- “His trillion-dollar cuts to our military will eliminate hundreds of thousands of jobs, and also put our security at greater risk.” These cuts are hardly “his” (President Obama’s) as they result from an agreement between House Democrats and Republicans unless they can agree on other ways to cut spending.
- “His $716 billion cut to Medicare to finance Obamacare will both hurt today’s seniors, and depress innovation – and jobs – in medicine.” These “cuts” are actually reductions in future Medicare spending, and they are to providers, not Medicare recipients. They also extend the life of the Medicare program, which is perhaps why Paul Ryan has included them in his own budget plan.
- “Today more Americans wake up in poverty than ever before.” This one is factually true, but misleading. The poverty rate, a far fairer gauge of poverty under the president, was 15.1 percent in 2010. That’s the highest since 1993, and it’s nothing to be proud of. But it’s 7.3 percentage points lower than the 1959 poverty rate.
- “The centerpiece of the President’s entire re-election campaign is attacking success.” This is a reference to the President’s now famous “You didn’t build that” speech, which was taken out of context, his point being that you need help to be successful. (Source: CBS News fact check)
Both Ryan and Romney know they are not telling the truth about the president. Where there are political differences let there be vigorous debate, but let the lying stop. Daniel Patrick Moynihan once said, “Everyone is entitled to his own opinion, but not his own facts.” And God said, “Thou shalt not bear false witness against your neighbor.”
On Tuesday I wrote this on my Facebook wall: “I want all my Facebook friends to know that as a committed Christian I deplore the political hijacking of my faith by ignorant, intolerant, racist and misogynistic extremists.”
As of this morning I have received 34 “likes” and about a dozen approving comments. But I was uneasy about it. Those of you who know me know that though I rant pretty easily about this and that I do my best to avoid self-righteousness. And part of what I deplore these days is the tone of political discourse, and I worried that my frank cry of the heart was yet another ideology-driven screed.
I am no happier when liberal Christians become “the left wing of the Democratic party at prayer” than I do when evangelicals become “the right wing of the Republican Party at prayer.”
I was also pleased to see that some of my “likes” came from conservative evangelical friends. And many of them came from young adults in my children’s generation. That is heartening.
My sister-in-law Annette, a faithful Roman Catholic, wrote this comment:
I gather that you love the sinners but hate the sins of willful ignorance, intolerance, racism and misogyny. But do we really love these sinners? And what do we do, as faithful, for or with these sins? We are sinners, too, by other measures. I’m feeling confused. It’s Lent and I’m breaking this down for my daughter with an intellectual disability and some things don’t add up when I look at the fundamentals.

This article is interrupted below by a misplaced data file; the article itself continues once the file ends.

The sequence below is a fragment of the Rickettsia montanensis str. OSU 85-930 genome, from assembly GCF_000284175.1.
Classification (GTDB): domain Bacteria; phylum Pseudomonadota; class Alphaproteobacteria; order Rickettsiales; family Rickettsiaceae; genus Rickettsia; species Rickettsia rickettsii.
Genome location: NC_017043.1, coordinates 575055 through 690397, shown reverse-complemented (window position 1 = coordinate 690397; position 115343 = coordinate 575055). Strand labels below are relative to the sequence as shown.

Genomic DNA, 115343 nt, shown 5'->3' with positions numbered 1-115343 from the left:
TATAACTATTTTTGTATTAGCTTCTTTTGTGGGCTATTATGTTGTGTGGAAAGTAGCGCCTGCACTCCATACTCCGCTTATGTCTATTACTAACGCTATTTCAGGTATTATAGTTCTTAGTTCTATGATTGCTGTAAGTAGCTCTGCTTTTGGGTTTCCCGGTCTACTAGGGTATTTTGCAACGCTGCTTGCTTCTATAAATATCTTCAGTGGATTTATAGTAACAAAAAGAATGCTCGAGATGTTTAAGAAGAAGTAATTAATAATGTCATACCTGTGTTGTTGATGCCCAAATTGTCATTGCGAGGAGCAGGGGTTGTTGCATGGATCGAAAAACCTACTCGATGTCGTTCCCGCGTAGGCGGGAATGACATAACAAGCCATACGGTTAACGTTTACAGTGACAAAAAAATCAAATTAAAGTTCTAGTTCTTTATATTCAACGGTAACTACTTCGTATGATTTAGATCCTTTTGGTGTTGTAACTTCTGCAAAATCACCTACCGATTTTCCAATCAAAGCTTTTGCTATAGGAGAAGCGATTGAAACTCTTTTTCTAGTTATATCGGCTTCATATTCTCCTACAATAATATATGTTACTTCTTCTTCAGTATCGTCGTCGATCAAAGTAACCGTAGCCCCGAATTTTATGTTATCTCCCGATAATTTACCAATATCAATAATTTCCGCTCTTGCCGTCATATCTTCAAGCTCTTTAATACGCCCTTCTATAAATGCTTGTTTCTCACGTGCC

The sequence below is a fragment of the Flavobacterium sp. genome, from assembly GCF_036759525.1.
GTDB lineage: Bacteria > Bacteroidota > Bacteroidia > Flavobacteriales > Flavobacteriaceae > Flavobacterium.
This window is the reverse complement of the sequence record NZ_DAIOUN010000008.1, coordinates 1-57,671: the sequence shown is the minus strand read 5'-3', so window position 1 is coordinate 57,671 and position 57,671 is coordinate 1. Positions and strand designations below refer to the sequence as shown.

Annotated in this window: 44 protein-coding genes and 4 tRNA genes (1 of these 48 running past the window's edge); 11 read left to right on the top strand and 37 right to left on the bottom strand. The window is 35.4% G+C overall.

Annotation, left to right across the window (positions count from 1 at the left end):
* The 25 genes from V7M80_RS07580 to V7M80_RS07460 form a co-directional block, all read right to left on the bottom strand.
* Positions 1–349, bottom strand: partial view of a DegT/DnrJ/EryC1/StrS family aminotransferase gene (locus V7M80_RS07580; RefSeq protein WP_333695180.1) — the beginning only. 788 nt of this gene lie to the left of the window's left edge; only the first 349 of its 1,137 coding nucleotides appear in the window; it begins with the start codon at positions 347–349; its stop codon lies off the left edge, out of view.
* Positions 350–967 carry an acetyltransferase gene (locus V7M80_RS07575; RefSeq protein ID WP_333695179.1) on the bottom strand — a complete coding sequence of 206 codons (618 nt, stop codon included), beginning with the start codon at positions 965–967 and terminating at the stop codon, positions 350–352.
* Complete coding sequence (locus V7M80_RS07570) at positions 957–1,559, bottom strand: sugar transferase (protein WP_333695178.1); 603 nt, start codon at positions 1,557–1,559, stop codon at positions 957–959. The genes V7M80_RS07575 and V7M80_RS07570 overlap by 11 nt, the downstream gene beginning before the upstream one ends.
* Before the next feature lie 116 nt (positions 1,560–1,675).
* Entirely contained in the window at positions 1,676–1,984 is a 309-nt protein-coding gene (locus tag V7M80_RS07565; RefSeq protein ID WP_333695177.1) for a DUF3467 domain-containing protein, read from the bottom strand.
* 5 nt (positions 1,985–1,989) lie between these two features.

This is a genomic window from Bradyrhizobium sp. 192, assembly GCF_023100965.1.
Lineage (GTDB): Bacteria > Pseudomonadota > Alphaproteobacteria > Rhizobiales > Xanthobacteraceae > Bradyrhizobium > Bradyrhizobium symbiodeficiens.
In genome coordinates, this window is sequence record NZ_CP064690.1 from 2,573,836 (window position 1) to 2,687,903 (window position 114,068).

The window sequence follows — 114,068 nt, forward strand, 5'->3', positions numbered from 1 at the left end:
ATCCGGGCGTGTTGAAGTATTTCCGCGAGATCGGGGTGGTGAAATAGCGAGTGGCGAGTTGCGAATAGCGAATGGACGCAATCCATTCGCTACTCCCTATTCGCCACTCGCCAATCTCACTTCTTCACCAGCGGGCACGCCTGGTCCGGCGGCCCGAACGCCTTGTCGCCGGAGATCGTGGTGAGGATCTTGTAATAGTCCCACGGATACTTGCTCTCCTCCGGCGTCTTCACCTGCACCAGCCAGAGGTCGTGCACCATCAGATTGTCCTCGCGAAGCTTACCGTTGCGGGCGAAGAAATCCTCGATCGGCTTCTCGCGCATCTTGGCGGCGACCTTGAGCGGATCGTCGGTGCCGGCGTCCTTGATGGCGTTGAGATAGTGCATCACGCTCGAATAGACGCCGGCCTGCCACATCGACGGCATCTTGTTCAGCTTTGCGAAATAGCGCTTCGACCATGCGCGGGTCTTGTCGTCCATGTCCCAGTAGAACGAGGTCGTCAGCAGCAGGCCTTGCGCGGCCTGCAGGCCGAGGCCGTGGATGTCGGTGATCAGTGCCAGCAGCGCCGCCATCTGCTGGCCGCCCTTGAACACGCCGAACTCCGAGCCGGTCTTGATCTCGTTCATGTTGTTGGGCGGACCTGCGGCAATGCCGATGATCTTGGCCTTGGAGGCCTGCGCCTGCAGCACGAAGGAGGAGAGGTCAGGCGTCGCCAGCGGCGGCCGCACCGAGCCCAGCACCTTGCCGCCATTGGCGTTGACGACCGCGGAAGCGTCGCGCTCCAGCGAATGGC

She got right to my uneasiness, because I know myself to be a sinner as well, and not only by other measures, but even by the very sins I deplore in “the extremists.”
“Love the sinner, but hate the sin” is the proper Christian admonition, but here Annette is savvy, too, as she knows how hard this is to do with any consistency.
To keep such self-awareness from becoming a counsel of despair I find comfort in the Reformation insight simul justus et peccator, that we are at the same time sinners and justified by God. “Redeemed sinners” is the way I like to think of it.
And something I had to learn in three decades of pastoral ministry is that there are some people who are just plain unlovable, so you have to turn them over to God who does love them.
But where I come down in the end is that just because we know we are sinners too, and perhaps share in some of the same sins, we are not exempt from speaking out about the things we deplore.
And I would assert that intolerence, racism and misogyny should be deplored by all people of good will, religious or otherwise, liberal or conservative, Republican or Democrat. And the use of these sins to raise fears for political gain is a double sin.
The other night I watched the Republican Primary debate from Arizona and was struck by the incongruity of two Roman Catholics and a Mormon fighting to be the standard bearer for what has become the party of American conservative evangelicalism. Even a cursory knowledge of American history will remind you that one of the (nasty) features of American Protestantism right up to the late 20th century was a virulent anti-Catholocism. And in the 19th century Mormons were run and burned out of town in Illinois (and elsewhere) by Protestant mobs. Well, if that particular form of bigotry has changed all for the good.
But the more I listen to Rick Santorum, the more Protestant he sounds, and perhaps this is his appeal to conservative Protestants. So I was pleased to find in today’s on-line New Yorker a knowledgeable exegesis of Rick Santorum’s remarks the other day about President Obama’s “theology.”